Black Americans are apparently so distrustful of the United States government. They’re not participating in large enough numbers in the COVID-19 clinical trials. And many say they won’t get a COVID-19 vaccine when and if it is released– at least not until many others try it first.
According to USA Today, polls show that among racial and ethnic groups, Black Americans are the most hesitant to take a vaccine once one becomes available, and their skepticism is increasing. One survey released in September showed that only 32% of Black adults said they would get a vaccine, which went down from 54% back in May.
Recent focus groups run by a foundation that supports the U.S. Food and Drug Administration reported that Black participants brought up systemic racism as the reason for their hesitancy and cited examples like the government-backed Tuskegee Syphilis Study, an infamous case where Black men were told they were getting free medical care but instead were denied therapy for their syphilis for decades.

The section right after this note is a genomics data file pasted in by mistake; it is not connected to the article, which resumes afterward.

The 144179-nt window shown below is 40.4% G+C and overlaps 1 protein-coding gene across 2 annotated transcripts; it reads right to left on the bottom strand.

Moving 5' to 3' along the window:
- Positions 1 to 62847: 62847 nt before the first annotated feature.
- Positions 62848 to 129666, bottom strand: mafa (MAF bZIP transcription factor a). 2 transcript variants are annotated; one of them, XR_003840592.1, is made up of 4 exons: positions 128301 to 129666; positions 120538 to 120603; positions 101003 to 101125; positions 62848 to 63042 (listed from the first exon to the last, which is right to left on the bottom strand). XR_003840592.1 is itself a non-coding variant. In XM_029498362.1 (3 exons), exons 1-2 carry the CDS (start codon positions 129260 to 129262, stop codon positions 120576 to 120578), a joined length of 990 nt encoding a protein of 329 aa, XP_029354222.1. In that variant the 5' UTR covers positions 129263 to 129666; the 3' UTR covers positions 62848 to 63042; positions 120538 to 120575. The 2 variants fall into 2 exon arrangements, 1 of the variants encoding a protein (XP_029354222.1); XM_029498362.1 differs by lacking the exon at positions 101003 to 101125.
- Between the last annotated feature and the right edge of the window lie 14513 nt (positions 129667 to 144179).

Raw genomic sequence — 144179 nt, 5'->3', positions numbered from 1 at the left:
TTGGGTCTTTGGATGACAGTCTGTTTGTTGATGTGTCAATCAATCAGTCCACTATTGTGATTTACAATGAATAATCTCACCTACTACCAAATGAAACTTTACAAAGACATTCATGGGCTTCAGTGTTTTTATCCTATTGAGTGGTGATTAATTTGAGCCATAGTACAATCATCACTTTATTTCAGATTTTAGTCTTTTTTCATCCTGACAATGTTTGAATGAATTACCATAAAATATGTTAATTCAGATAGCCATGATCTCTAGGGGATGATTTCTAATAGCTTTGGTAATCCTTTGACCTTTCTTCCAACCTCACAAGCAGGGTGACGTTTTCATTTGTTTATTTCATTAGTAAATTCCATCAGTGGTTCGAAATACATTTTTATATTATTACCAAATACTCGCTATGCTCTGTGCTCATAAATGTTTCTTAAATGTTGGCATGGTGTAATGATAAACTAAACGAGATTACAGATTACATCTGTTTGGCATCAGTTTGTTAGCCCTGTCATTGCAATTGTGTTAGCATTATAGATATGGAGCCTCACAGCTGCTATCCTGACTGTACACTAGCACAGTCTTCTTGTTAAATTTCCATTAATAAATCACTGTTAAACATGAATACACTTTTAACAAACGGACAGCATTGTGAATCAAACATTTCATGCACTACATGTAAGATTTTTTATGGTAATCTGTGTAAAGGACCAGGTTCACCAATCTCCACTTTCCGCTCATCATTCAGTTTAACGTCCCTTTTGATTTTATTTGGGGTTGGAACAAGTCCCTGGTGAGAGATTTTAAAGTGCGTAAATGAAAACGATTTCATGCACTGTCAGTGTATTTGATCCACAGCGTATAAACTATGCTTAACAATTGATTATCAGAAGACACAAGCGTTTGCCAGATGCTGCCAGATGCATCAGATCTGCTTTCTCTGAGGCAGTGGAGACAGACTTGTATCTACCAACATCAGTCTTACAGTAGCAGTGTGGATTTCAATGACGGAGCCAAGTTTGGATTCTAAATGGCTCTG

“I firmly believe that this is another Tuskegee Experiment,” one focus group member stated.
Another added, “We are the ones who are the guinea pigs for the rich.”
This creates a major problem with the treatment’s development, without adequate Black and Hispanic participation in clinical trials, it won’t be clear whether the vaccine will be safe and effective for these groups.
Experts claim that while there are no significant genetic distinctions by race or ethnicity, people of color may react differently to a vaccine because of their different life experiences.
Experts also warn that if people don’t get vaccinated, they will remain vulnerable to the virus, which has already ravaged minority communities in particular.
Alexandre White, a historian of medicine at the Johns Hopkins School of Medicine, said the mistrust needs to be addressed as soon as possible. “We’re seeing a deeply uncoordinated strategy. We’re not seeing a nationally coordinated strategy,” he said.
“The legacies of experimentation and racism date back to the origins of this country and are still quite fresh,” White said.